Leukemia must be distinguished from reactive leukocytoses and
from cytopenias such as aplastic anemia. For instance, in a child,
acute lymphoblastic leukemia (ALL) must be distinguished from
a viral lymphocytosis.
The type of leukemia has prognostic and theraputic significance.
Of the acute leukemias, ALL has a much better prognosis than acute
myeloblastic leukemia (AML).
The diagnosis and clasification of leukemia is
accomplished largely through the laboratory examination of
peripheral blood and bone marrow.
The principle studies include:
peripheral blood smear
bone marrow aspirate & biopsy
Genetic analyses-chromosomal and molecular
The initial laboratory evaluation of a suspected leukemia requires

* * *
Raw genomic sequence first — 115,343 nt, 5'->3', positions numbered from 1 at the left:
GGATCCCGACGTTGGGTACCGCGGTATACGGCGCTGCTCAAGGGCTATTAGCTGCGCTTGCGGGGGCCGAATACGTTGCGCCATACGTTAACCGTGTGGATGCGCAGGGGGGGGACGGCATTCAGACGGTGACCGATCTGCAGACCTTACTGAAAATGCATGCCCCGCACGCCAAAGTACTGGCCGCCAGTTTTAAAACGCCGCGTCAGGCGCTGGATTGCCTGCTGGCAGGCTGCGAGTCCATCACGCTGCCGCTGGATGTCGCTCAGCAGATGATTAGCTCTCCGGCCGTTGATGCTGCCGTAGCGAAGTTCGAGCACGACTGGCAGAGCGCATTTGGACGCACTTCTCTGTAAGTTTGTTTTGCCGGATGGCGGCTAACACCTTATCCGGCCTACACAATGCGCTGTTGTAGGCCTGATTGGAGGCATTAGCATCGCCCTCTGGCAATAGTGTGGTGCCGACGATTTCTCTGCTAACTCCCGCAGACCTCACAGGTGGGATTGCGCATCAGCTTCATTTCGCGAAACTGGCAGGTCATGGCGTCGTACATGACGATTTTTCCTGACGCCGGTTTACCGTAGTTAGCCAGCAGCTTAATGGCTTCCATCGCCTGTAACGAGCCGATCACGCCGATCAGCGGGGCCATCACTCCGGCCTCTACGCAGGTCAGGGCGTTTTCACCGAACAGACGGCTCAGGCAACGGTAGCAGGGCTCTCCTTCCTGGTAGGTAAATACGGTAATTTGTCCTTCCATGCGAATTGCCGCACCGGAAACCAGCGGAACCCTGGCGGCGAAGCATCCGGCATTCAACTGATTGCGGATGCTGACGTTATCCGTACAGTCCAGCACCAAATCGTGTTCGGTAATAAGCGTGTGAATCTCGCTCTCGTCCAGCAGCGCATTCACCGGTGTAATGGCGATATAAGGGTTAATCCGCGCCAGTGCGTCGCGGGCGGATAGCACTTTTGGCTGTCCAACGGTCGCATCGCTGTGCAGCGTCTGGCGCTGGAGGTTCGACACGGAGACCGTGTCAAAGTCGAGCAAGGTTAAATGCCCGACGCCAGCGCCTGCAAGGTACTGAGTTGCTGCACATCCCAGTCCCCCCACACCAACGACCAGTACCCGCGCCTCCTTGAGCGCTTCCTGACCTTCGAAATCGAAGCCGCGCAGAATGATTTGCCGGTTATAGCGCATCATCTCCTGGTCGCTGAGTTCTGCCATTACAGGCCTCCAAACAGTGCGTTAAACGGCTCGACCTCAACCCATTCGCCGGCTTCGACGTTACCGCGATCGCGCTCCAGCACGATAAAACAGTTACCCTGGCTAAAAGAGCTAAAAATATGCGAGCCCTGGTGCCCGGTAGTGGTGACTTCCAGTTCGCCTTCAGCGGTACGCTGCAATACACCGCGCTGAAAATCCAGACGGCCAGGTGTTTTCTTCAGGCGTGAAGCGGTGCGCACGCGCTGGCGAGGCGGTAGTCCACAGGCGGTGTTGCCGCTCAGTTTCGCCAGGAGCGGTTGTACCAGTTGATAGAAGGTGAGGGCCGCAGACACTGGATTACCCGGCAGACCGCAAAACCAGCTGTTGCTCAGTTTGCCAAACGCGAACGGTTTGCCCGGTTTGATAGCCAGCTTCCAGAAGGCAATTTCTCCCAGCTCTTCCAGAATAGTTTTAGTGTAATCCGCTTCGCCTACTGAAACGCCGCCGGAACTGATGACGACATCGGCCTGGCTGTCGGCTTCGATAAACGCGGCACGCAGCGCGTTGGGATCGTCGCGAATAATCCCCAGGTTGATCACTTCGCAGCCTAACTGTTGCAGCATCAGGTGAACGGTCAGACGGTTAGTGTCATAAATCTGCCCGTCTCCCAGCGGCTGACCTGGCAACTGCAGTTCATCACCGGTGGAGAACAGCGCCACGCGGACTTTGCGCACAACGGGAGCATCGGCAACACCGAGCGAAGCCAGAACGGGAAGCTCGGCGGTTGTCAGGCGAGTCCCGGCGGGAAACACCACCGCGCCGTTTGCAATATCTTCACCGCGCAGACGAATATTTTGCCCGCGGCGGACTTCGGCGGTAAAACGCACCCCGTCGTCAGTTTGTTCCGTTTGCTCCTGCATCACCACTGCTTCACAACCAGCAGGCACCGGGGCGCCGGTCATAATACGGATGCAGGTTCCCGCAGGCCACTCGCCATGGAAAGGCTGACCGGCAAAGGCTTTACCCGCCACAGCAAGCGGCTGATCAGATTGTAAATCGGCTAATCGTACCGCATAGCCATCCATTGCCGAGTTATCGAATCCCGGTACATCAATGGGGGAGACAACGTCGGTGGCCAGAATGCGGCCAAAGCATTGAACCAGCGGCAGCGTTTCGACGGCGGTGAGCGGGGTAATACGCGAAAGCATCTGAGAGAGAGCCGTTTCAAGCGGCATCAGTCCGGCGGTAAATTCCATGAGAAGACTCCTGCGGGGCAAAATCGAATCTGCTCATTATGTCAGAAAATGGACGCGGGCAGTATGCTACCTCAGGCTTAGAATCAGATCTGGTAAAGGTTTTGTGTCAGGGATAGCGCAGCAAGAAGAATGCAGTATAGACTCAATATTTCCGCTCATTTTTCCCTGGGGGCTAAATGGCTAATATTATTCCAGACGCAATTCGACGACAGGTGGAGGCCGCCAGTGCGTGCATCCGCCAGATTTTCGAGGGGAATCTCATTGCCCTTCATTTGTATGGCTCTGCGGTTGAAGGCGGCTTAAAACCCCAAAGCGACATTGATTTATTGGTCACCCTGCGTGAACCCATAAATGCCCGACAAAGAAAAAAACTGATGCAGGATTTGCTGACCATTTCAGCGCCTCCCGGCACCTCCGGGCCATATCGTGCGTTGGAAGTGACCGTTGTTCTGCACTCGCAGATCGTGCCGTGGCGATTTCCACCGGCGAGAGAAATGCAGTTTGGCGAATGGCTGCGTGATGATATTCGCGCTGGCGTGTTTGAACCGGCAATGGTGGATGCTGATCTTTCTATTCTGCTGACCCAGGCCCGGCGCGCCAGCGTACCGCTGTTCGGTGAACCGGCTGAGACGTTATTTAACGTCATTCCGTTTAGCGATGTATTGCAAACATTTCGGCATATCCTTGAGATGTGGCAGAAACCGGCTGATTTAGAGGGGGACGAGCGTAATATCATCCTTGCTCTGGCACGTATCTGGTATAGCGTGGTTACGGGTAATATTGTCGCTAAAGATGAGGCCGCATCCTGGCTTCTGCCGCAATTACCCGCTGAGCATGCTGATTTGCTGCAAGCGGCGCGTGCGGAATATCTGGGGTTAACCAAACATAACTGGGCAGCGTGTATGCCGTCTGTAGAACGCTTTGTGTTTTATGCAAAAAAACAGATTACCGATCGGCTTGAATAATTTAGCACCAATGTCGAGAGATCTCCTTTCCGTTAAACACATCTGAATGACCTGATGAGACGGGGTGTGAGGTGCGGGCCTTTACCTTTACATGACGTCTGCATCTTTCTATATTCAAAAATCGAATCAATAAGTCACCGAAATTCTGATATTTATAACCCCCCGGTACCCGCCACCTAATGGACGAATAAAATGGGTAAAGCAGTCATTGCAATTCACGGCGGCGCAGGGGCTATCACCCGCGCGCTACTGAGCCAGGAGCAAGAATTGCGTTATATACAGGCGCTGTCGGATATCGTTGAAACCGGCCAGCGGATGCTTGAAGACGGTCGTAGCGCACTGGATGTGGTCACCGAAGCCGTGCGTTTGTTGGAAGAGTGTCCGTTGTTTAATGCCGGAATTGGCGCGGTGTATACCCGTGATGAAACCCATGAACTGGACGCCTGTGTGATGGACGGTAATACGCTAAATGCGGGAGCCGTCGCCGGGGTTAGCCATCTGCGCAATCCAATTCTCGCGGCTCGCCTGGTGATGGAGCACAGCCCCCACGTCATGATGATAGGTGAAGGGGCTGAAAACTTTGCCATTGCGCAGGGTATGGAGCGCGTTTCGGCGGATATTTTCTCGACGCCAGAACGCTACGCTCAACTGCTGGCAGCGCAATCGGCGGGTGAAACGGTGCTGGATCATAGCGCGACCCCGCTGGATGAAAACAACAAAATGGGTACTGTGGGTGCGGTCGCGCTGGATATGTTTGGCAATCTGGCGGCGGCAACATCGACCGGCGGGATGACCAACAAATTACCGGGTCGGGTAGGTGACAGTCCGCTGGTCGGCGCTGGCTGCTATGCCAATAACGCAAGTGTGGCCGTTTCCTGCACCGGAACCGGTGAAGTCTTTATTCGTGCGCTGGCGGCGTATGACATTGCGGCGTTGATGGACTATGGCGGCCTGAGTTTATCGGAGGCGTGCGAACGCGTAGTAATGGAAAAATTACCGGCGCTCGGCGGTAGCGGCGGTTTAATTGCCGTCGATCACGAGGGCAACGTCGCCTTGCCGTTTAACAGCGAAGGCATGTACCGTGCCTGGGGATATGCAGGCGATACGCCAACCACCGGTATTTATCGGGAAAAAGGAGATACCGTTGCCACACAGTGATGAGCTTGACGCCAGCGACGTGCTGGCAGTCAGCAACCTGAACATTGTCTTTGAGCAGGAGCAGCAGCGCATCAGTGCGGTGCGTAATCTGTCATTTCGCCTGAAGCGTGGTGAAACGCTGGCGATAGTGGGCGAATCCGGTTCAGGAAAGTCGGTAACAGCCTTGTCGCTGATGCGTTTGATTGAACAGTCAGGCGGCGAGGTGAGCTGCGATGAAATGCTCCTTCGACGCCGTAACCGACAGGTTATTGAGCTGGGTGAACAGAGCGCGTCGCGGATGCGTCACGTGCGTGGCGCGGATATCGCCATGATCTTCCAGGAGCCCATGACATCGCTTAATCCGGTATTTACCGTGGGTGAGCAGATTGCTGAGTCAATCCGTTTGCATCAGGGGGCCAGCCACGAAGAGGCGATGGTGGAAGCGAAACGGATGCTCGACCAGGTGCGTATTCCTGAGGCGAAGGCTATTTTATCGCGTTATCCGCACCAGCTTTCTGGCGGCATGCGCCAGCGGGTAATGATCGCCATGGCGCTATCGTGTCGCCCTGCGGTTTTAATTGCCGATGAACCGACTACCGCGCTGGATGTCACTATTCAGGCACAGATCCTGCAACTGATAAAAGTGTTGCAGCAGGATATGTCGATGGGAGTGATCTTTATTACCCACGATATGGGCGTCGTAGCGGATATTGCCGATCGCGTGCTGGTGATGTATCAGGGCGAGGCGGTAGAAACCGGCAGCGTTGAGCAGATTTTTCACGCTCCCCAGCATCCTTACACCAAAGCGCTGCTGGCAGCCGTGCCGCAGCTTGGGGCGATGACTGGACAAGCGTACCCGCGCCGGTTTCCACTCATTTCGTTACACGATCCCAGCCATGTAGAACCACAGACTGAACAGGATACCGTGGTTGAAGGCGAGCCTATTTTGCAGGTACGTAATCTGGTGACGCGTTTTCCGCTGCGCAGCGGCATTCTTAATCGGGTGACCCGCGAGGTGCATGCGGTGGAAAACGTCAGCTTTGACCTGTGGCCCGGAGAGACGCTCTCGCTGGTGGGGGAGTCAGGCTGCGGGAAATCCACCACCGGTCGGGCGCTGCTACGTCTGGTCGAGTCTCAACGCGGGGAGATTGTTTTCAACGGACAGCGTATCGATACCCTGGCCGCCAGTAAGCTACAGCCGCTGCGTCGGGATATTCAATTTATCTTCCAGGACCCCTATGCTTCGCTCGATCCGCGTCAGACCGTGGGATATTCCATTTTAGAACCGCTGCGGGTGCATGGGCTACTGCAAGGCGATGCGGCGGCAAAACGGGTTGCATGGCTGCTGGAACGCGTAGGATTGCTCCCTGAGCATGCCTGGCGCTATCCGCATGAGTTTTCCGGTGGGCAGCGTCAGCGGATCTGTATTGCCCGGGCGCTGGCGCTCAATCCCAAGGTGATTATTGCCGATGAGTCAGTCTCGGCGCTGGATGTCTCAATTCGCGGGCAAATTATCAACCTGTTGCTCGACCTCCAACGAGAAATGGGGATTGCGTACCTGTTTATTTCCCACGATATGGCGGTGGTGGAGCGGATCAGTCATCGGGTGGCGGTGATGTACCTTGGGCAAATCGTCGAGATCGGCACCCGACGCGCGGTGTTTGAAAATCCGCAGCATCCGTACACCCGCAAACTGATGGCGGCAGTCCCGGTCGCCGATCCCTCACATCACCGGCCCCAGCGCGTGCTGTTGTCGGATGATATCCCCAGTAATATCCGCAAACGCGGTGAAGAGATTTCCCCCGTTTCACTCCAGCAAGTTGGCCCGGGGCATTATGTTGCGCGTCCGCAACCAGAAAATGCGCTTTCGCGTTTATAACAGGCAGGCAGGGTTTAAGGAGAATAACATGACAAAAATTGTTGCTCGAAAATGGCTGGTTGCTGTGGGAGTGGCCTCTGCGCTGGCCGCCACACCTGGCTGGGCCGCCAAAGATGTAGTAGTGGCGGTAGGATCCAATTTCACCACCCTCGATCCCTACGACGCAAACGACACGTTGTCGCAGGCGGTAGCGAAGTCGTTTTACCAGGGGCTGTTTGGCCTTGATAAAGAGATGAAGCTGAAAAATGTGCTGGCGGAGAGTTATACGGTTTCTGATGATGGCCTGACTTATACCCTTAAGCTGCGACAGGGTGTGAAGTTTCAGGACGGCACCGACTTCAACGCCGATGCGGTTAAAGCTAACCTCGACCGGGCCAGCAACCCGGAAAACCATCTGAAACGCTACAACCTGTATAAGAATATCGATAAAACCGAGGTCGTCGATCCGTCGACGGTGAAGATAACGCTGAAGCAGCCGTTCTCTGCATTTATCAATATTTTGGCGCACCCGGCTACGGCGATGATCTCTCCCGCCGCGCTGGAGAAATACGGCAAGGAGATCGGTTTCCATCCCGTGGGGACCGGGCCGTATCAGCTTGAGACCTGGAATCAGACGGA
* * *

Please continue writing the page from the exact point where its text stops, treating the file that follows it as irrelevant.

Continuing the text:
a complete blood count (CBC) including a platelet count and an
examination of a peripheral blood smear.
Although the white blood cell count (WBCc) is typically
thought of as being greatly increased in leukemia, the WBCc is
really highly variable, ranging from severe leukopenia to extreme
The platelet count is generally decreased in acute
leukemias, but is often normal in chronic leukemias.
The hematocrit and hemoglobin usually
reflect a normocytic/normochromic anemia.
This image shows a pair of microcapillary
tubes following spining in a centrifuge. Three distinct layers
can be seen, a red cell layer, a white cell/platelet layer,
and a plasma layer.
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